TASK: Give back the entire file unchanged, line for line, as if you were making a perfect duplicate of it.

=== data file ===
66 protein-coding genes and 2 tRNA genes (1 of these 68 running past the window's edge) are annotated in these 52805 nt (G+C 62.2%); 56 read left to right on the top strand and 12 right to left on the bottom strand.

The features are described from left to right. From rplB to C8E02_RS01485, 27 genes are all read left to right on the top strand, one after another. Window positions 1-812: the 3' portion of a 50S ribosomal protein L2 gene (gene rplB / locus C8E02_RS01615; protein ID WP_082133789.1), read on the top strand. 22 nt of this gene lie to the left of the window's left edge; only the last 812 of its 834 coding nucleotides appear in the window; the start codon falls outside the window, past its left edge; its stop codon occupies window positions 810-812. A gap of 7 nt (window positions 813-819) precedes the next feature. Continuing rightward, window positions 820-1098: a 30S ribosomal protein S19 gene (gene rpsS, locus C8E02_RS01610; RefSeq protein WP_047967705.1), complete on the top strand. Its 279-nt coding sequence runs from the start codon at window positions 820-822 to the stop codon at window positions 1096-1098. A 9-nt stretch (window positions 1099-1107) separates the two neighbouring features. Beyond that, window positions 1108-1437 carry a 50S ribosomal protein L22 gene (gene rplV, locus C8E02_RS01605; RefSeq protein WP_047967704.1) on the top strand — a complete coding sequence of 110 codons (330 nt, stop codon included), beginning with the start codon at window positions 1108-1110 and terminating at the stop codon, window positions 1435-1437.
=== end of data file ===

66 protein-coding genes and 2 tRNA genes (1 of these 68 running past the window's edge) are annotated in these 52805 nt (G+C 62.2%); 56 read left to right on the top strand and 12 right to left on the bottom strand.

The features are described from left to right. From rplB to C8E02_RS01485, 27 genes are all read left to right on the top strand, one after another. Window positions 1-812: the 3' portion of a 50S ribosomal protein L2 gene (gene rplB / locus C8E02_RS01615; protein ID WP_082133789.1), read on the top strand. 22 nt of this gene lie to the left of the window's left edge; only the last 812 of its 834 coding nucleotides appear in the window; the start codon falls outside the window, past its left edge; its stop codon occupies window positions 810-812. A gap of 7 nt (window positions 813-819) precedes the next feature. Continuing rightward, window positions 820-1098: a 30S ribosomal protein S19 gene (gene rpsS, locus C8E02_RS01610; RefSeq protein WP_047967705.1), complete on the top strand. Its 279-nt coding sequence runs from the start codon at window positions 820-822 to the stop codon at window positions 1096-1098. A 9-nt stretch (window positions 1099-1107) separates the two neighbouring features. Beyond that, window positions 1108-1437 carry a 50S ribosomal protein L22 gene (gene rplV, locus C8E02_RS01605; RefSeq protein WP_047967704.1) on the top strand — a complete coding sequence of 110 codons (330 nt, stop codon included), beginning with the start codon at window positions 1108-1110 and terminating at the stop codon, window positions 1435-1437.